The Darkness that Comes Before by R. Scott Bakker. More of the grimdark that just doesn't do it for me. When I don't care at all about the characters or world, I feel no reason to keep reading. I got through the book, but I feel no desire to pick up another by Bakker.

The First Law trilogy. For the record, I did kind of like it. It just felt like a struggle a lot of the time because, once again, I didn't really like most of the characters or the world they inhabited.

Lord Foul's Bane by Stephen R. Donaldson. I ended up liking the trilogy by the end, but this book was a huge struggle because I hated Covenant. It was very hard to build my sympathy for him after the rape scene.

Prince of Thorns. I was okay with the second book, but the first was really difficult to get through because I hated Jorg. Mostly, I think I kept reading in the hope that he might die.

A Wizard of Earthsea. It was okay, but I don't get all the praise heaped upon it.

Zelazny's Amber Books. I read the first five. They were okay, mostly because they weren't very long, but I don't get all the praise for them.

Guy Gavriel Kay's Fionavar Tapestry and Under Heaven. While I loved Tigana, neither of these stories did a whole lot for me.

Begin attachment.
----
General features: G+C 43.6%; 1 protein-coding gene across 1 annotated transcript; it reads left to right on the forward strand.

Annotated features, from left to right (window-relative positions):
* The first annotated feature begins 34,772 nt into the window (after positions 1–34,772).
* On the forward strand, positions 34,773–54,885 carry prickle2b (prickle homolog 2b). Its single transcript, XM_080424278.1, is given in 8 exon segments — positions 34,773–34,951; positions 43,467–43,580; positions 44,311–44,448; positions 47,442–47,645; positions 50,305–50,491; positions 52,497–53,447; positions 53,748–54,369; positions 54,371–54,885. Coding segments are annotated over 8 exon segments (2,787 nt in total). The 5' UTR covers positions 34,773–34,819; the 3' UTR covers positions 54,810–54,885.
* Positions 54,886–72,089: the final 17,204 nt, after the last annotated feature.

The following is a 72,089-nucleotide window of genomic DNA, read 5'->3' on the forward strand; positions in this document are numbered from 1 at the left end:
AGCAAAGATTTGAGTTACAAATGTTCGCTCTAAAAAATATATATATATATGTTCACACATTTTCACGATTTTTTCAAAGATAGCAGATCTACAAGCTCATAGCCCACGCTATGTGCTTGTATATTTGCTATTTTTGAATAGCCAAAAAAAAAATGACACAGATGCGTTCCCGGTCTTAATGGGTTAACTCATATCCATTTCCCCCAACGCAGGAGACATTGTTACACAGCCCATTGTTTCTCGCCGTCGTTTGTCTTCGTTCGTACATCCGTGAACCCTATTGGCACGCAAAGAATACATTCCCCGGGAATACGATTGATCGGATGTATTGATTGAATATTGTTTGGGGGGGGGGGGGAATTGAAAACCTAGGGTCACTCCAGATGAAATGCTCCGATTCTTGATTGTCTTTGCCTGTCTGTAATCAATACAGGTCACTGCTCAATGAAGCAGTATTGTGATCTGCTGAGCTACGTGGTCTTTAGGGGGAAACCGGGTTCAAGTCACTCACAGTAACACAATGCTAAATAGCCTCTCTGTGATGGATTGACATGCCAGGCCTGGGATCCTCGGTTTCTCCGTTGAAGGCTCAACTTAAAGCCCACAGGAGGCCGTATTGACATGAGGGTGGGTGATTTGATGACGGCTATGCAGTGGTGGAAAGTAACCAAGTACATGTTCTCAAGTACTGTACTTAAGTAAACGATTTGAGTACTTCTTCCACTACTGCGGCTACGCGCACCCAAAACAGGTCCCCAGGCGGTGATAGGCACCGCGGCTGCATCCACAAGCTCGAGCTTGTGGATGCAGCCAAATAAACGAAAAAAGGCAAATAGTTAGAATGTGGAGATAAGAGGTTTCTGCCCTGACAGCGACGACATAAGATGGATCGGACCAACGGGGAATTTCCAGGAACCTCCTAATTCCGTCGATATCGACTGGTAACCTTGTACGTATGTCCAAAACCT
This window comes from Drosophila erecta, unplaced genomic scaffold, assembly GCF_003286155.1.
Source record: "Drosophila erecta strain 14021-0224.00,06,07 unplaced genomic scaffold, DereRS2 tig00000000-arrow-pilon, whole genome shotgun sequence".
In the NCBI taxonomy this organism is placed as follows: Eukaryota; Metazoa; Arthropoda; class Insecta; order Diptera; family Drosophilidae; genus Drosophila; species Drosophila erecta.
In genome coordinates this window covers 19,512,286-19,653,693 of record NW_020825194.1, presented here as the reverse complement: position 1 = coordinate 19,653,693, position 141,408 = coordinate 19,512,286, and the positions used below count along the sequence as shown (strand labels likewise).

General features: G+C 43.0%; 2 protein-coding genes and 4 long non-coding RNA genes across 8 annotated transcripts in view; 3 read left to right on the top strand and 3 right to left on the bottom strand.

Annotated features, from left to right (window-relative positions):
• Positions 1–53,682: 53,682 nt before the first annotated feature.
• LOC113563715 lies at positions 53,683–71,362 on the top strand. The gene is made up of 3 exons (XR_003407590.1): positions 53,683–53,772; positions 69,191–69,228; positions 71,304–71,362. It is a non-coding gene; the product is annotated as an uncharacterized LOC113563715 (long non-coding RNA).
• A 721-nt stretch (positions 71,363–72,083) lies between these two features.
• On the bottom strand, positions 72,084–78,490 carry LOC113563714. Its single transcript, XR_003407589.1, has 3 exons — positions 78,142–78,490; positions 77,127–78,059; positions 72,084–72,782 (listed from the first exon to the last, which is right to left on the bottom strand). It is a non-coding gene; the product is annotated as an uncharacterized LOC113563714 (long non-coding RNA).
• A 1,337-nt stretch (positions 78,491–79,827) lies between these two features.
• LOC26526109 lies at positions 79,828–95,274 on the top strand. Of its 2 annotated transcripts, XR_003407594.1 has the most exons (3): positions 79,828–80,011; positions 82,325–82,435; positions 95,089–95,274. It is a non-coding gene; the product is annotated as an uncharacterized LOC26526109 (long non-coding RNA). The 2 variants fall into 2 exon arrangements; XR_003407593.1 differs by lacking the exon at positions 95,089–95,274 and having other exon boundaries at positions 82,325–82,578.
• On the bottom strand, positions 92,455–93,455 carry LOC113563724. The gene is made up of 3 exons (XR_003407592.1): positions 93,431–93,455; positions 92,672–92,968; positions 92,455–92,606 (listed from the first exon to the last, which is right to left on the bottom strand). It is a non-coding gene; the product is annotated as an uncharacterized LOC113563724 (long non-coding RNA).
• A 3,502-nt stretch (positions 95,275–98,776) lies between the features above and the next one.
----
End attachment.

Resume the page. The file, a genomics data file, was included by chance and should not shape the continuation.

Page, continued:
The first two books in King's Dark Tower series. I do intend to read more, but I felt like these books were a bit boring. Too much walking across barren landscapes for my tastes.

The Black Company. Another one that was okay, but not as good as everyone makes it out to be. It improved for me as the first trilogy went alone. I'm not sure if I'll bothered reading any more.

The Curse of Chalion by Lois McMaster Bujold. I've really enjoyed her Vorkosigan saga, but this book felt like a chore to read. It wasn't at all like the Vorkosigan books.


And now for the greatest heresy of all:

Lord of the Rings. Don't get me wrong. I liked the books overall, but if I were ranking fantasy, I wouldn't put them anywhere near the top of my list. I understand the importance Lord of the Rings had for the genre, but by today's standards, I don't think they're the greatest books.

Offline JMack

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Re: Highly Regarded Books that You Have Struggled Through
« Reply #8 on: March 08, 2015, 07:36:49 PM »
I've really enjoyed [Bujold's] Vorkosigan saga, but this book felt like a chore to read. It wasn't at all like the Vorkosigan books.
And now for the greatest heresy of all: Lord of the Rings.
Hmm, many sins forgiven for enjoying Miles & Co.
But, I think we have to draw a line somewhere  :o